He was holding a twig cage, and it was holding a dove just like the one I’d seen released. The same one, for all I knew, although I’d say the odds were against it.
“No, thank you,” I said in English. “No birds today.”
He didn’t seem to get it. He smiled, and extended the cage.
“Bah boo,” I said, which means No. Unless I was giving it the wrong tonal quality, in which case it very likely meant something else. It certainly didn’t seem to discourage him. “Jay zu bah boo,” I said, which ought to mean Thanks but no thanks. This got me a smile, but it didn’t get rid of him. He wanted to sell me that bird.
People were looking at us, too. Maybe the easiest thing was to buy it. “How much?” I asked, and searched my memory for the Burmese phrase. I hadn’t had nearly enough time to study it, I’d just managed to cram in a few words and phrases, and-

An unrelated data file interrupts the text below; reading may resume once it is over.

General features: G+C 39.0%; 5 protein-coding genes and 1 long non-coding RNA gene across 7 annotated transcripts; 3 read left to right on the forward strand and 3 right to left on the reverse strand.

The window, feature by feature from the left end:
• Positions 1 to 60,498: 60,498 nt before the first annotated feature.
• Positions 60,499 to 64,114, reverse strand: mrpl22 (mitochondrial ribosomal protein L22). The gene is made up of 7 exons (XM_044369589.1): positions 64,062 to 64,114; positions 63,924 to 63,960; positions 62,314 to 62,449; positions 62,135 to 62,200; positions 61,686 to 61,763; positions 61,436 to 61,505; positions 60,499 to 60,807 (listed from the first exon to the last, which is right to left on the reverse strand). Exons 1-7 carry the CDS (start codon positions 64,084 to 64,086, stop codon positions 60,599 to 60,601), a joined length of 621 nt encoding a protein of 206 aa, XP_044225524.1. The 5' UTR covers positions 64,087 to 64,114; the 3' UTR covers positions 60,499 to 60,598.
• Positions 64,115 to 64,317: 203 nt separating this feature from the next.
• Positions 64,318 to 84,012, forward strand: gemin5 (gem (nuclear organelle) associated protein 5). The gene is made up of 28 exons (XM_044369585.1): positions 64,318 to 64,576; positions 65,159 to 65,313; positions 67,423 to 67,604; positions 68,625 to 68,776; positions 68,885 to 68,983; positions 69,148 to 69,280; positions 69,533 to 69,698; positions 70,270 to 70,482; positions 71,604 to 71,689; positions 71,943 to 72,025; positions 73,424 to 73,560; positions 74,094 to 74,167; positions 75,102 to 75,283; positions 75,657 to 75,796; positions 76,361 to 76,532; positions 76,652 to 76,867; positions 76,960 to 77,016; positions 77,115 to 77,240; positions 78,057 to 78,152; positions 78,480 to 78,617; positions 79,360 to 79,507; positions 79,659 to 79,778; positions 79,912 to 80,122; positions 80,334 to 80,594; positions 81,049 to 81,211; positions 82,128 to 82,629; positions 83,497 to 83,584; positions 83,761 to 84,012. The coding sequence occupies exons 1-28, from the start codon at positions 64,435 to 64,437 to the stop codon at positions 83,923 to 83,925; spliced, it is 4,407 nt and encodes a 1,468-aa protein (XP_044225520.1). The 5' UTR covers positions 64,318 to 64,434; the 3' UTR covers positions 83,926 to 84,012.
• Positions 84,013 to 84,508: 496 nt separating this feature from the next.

“Beh lout lay?” I said. I’d either asked the price or directions to the post office, I wasn’t really sure which.
“Shit,” he said.
I stared at him. His expression was curiously matter-of-fact. I said, “Shit?”
He nodded, pleased that we were communicating. “Shit.” And he followed that with a string of words I didn’t get at all.
“Na malay bah boo,” I told him, which ought to mean The guy from Singapore made a mistake, but which actually means “I don’t understand.”
“Shit,” he said.
“You said it,” I agreed.
He put the cage on the marble floor between us and held up both hands, the thumbs tucked into the palms. When I didn’t react he tried again, counting on his fingers: “Tit, nit, thone, lay, ngar, chak, kunnit, shit. Shit!”